Measuring Job Quality.

Extract from LLAKES newsletter n4.

What do we mean by “job quality”, and how can we design indices to measure it? These are the central questions in another LLAKES European research project being led by Francis Green.

The project follows a call from the European Foundation for Living and Working Conditions, an agency of the European Union based in Dublin, to carry out analyses of its 5th European Working Conditions Survey, which was completed in 34 countries during 2010. Working together with LLAKES researcher, Tarek Mostafa, Francis’s bid won the contract to devise job quality indices from the data, and to use the indices to describe the distribution and growth of job quality in Europe.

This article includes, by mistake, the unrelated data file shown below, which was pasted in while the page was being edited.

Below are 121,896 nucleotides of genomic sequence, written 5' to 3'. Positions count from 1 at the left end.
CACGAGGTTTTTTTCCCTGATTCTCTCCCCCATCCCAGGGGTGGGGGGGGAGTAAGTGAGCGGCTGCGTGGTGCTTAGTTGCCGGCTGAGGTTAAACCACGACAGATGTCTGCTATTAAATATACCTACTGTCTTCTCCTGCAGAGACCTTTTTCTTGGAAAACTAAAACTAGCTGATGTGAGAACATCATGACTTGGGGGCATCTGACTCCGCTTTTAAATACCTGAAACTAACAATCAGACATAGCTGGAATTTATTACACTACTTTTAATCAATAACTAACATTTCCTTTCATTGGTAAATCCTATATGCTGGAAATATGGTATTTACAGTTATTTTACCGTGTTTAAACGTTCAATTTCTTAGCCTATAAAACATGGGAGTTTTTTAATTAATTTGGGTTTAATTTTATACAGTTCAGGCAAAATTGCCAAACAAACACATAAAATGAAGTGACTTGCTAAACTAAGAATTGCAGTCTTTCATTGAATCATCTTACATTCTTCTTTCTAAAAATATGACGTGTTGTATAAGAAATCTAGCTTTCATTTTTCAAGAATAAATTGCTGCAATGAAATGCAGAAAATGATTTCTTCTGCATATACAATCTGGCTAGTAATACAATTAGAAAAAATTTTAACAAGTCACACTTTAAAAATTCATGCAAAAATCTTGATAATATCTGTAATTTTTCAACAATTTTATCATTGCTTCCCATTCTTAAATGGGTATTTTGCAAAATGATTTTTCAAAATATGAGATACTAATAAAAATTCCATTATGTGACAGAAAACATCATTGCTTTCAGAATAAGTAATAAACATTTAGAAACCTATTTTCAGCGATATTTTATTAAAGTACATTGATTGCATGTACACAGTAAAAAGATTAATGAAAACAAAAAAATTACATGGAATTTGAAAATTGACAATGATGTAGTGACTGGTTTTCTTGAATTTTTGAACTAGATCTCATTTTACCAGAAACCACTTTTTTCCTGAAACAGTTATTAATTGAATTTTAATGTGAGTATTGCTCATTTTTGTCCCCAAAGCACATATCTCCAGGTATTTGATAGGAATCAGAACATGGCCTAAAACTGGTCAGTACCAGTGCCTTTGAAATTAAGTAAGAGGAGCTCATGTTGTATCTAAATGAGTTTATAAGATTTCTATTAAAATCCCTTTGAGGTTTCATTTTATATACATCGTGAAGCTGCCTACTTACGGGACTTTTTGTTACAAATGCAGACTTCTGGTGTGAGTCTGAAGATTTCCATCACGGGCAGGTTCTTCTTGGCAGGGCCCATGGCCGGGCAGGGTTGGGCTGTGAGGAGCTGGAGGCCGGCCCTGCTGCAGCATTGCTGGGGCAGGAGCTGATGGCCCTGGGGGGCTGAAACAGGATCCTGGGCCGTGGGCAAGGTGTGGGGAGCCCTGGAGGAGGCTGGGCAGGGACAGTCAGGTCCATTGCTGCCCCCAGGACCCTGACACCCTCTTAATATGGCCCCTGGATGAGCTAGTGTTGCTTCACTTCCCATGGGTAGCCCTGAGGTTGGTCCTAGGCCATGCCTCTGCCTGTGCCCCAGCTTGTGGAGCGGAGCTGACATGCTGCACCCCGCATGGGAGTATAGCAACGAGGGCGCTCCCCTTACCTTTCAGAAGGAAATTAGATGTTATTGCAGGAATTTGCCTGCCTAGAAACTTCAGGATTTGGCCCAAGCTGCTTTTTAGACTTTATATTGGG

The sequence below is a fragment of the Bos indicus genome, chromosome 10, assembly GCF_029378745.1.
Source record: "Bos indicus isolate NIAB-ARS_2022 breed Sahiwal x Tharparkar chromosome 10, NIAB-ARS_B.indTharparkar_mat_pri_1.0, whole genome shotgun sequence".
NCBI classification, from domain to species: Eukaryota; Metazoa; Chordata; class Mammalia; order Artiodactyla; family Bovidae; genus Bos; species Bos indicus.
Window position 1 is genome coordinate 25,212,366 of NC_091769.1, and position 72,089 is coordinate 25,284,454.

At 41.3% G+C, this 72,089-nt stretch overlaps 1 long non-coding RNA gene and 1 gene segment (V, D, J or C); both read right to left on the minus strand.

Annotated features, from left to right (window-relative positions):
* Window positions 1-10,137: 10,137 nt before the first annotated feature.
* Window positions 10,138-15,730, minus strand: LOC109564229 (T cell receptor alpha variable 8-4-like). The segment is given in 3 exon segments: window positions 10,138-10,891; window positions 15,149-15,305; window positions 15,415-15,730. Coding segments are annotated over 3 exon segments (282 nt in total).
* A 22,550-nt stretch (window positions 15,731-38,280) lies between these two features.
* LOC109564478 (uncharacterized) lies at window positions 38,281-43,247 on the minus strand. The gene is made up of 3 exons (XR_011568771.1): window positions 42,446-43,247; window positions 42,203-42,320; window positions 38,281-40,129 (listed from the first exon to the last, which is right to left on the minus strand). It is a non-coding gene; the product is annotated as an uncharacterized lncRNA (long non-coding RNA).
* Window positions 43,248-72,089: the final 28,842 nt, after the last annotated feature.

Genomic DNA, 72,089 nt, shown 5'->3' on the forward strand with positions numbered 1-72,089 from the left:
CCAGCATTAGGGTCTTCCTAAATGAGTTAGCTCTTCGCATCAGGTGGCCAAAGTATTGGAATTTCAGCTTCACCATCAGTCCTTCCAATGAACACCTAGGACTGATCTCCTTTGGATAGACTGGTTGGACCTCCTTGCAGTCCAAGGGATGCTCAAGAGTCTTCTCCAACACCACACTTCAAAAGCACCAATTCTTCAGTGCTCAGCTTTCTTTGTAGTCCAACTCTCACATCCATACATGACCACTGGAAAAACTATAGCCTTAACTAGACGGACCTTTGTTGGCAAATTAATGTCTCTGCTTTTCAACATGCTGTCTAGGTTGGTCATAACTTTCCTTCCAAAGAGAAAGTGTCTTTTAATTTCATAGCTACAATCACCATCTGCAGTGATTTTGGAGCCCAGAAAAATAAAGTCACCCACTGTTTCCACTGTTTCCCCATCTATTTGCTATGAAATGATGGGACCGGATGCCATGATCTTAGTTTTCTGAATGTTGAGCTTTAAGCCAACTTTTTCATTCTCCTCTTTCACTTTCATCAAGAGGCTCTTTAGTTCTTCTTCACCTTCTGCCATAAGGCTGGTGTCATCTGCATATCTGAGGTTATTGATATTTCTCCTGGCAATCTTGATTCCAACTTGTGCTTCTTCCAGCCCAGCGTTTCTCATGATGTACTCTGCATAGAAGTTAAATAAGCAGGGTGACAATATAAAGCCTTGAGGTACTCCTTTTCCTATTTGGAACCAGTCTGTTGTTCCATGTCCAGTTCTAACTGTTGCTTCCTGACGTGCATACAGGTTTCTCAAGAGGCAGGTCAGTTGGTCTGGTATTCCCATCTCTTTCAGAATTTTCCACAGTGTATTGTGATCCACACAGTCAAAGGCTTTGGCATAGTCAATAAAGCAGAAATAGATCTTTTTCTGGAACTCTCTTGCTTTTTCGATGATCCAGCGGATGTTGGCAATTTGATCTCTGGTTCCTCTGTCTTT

From the outset, the idea of job quality needed to be defined, the concept was focused squarely on objective features of the job, rather than on personal characteristics of the worker. Indices for wages, intrinsic work quality, employment quality (security and prospects), and work-life balance features were devised. Rather than focusing just on wages, which economists generally favoured, or combining them artificially to form a single index, it was decided to analyse the four indices separately. Tarek and Francis have since been busy analysing how these aspects of jobs vary across socioeconomic groups, and between European countries. We know that wages were increasing steadily in many countries, prior to the great recession of 2008, and that earnings had become much more unequal, including in Britain. Of particular interest is what’s been happening to the non-wage aspects of job quality over time. Is it getting any better? If so, in what dimensions? Is it becoming more unequally distributed across the population? Up to now very little has been known about these matters. Francis presented some initial findings on these issues to a conference on job quality in early November at Cornell University, New York State, organised by the Industrial and Labor Relations Review, in a paper entitled “Is job quality becoming more unequal?” In US conferences one is sometimes urged to make sure to include his “elevator” answer in his presentation, (i.e. the summary you would give to someone important if you found yourself describing your paper’s argument during a ride in the lift). In this case, Francis’ elevator statement required less than one floor: “not in Europe”. It was found that work quality, work intensity and work-life balance features were all becoming less, not more, unequal between 1995 and 2010; while environmental security (i.e. absence of physical and ergonomic hazards) was pretty stable.